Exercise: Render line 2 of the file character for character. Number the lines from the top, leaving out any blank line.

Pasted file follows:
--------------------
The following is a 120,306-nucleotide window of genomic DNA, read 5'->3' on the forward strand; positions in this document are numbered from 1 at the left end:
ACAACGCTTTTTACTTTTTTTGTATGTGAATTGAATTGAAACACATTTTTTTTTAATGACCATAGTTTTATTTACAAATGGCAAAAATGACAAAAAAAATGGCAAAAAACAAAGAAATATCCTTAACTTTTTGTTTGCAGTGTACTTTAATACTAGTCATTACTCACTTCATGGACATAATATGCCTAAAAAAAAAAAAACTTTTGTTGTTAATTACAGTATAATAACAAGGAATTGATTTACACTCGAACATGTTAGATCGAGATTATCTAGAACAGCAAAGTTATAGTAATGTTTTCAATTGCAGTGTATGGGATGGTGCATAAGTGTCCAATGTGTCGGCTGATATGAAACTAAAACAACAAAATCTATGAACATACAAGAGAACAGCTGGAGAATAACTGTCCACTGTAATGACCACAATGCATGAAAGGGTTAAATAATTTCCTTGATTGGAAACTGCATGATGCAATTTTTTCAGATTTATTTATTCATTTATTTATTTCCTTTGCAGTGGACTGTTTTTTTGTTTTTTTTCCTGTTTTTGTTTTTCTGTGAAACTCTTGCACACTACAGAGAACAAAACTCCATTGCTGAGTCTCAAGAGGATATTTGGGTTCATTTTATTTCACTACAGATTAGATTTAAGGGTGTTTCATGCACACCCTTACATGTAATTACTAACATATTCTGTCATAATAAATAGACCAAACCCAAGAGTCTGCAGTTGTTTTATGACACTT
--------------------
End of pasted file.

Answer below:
ACAACGCTTTTTACTTTTTTTGTATGTGAATTGAATTGAAACACATTTTTTTTTAATGACCATAGTTTTATTTACAAATGGCAAAAATGACAAAAAAAATGGCAAAAAACAAAGAAATATCCTTAACTTTTTGTTTGCAGTGTACTTTAATACTAGTCATTACTCACTTCATGGACATAATATGCCTAAAAAAAAAAAAACTTTTGTTGTTAATTACAGTATAATAACAAGGAATTGATTTACACTCGAACATGTTAGATCGAGATTATCTAGAACAGCAAAGTTATAGTAATGTTTTCAATTGCAGTGTATGGGATGGTGCATAAGTGTCCAATGTGTCGGCTGATATGAAACTAAAACAACAAAATCTATGAACATACAAGAGAACAGCTGGAGAATAACTGTCCACTGTAATGACCACAATGCATGAAAGGGTTAAATAATTTCCTTGATTGGAAACTGCATGATGCAATTTTTTCAGATTTATTTATTCATTTATTTATTTCCTTTGCAGTGGACTGTTTTTTTGTTTTTTTTCCTGTTTTTGTTTTTCTGTGAAACTCTTGCACACTACAGAGAACAAAACTCCATTGCTGAGTCTCAAGAGGATATTTGGGTTCATTTTATTTCACTACAGATTAGATTTAAGGGTGTTTCATGCACACCCTTACATGTAATTACTAACATATTCTGTCATAATAAATAGACCAAACCCAAGAGTCTGCAGTTGTTTTATGACACTT